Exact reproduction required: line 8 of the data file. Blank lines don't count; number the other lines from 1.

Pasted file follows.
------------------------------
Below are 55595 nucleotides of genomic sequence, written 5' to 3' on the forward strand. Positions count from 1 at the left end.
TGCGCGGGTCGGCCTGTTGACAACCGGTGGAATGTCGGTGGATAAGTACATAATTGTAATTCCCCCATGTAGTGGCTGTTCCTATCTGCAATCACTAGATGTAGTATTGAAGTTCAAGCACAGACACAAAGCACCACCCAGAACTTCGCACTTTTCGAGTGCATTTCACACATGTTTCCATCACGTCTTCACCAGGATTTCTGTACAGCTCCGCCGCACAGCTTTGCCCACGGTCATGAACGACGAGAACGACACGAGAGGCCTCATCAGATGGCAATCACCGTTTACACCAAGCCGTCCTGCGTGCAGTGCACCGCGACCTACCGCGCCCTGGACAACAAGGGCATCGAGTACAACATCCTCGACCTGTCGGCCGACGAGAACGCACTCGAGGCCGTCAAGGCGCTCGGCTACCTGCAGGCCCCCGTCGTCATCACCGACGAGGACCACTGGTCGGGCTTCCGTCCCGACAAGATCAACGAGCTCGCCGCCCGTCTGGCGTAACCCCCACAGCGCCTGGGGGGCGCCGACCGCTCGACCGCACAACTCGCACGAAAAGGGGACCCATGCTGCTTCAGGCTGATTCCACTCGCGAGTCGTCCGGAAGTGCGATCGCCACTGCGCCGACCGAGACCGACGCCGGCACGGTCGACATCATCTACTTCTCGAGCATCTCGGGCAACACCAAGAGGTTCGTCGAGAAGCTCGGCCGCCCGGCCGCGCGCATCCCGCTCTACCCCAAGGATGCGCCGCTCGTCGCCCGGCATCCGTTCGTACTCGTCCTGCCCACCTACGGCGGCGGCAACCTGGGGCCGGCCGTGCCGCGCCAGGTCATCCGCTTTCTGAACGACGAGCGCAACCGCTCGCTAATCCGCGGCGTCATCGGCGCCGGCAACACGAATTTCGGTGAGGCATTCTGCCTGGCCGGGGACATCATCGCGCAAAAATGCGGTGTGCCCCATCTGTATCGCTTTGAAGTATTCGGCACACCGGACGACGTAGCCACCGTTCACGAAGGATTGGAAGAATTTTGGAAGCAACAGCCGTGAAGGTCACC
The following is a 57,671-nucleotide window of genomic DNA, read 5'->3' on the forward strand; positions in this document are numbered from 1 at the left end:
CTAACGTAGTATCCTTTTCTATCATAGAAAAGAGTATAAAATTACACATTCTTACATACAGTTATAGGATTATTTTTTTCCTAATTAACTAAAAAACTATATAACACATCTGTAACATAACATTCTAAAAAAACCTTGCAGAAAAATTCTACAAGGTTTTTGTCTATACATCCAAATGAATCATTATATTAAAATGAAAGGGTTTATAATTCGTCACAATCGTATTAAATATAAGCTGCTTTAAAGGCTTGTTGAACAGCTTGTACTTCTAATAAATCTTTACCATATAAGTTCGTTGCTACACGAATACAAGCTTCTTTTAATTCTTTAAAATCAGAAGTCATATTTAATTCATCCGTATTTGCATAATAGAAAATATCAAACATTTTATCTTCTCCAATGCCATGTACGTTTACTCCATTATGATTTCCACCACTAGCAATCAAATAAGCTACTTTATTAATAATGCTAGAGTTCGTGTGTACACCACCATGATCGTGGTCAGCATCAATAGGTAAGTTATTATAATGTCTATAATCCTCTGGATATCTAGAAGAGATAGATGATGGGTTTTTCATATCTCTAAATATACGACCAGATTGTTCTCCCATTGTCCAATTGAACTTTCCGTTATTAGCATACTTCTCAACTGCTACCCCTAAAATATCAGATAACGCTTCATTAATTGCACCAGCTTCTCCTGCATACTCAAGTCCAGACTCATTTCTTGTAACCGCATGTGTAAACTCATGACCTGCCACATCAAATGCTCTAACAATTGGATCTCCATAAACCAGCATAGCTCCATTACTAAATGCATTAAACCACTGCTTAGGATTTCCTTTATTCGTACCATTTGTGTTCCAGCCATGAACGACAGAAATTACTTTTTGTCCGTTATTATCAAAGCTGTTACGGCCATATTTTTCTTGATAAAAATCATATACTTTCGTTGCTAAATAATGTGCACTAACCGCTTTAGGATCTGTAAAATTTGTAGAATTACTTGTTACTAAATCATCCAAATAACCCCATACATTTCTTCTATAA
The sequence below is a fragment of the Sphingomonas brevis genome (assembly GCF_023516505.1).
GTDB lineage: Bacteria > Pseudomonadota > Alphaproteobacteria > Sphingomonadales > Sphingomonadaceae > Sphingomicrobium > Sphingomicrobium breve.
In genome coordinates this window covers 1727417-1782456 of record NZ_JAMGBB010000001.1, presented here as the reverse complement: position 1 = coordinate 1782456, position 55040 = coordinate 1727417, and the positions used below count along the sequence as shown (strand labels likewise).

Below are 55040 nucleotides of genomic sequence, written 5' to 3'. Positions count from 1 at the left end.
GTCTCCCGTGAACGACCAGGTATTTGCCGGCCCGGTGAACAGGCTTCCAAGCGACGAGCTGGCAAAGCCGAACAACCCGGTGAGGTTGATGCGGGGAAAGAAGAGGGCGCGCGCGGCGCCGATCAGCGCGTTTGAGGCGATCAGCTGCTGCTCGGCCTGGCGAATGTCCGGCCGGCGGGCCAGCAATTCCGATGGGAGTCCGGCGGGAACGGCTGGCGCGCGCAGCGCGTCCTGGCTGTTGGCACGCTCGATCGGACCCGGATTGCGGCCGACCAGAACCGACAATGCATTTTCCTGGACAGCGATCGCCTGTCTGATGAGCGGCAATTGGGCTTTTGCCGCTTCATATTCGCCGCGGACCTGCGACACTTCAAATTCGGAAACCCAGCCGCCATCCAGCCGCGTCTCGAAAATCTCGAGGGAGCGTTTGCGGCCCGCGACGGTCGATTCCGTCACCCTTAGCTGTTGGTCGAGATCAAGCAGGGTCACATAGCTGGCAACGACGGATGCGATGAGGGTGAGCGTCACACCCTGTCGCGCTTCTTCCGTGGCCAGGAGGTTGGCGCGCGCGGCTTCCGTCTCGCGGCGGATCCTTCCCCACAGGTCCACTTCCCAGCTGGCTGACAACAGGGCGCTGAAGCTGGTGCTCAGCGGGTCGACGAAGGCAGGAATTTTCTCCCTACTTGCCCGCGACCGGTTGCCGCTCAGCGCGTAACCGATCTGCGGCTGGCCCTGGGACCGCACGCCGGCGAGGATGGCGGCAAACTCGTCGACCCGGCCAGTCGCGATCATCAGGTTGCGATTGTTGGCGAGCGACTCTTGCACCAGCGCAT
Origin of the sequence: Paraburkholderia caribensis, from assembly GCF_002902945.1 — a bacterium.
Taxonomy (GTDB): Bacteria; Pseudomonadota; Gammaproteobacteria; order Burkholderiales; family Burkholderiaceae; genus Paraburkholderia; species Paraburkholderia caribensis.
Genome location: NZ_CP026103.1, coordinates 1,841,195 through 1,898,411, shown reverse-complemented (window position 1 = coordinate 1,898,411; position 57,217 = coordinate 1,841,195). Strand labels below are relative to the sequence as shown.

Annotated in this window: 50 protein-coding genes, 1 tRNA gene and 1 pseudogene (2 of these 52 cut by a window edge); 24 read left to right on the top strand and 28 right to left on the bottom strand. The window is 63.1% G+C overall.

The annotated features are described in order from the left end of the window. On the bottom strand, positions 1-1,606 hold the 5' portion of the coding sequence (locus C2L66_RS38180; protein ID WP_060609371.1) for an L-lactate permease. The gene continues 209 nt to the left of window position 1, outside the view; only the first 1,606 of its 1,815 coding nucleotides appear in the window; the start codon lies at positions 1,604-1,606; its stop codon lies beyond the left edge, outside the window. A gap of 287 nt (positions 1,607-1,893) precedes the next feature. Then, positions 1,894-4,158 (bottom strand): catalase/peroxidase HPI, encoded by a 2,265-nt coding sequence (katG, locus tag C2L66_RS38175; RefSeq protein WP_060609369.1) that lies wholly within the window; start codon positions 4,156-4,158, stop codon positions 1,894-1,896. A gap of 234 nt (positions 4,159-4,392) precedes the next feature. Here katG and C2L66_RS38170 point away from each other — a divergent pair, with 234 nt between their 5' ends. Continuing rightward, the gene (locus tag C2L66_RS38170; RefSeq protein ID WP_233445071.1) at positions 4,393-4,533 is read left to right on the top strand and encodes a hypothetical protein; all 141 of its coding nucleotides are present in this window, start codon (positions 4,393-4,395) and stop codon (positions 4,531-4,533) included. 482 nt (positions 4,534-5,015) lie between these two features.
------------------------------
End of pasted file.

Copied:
Below are 55040 nucleotides of genomic sequence, written 5' to 3'. Positions count from 1 at the left end.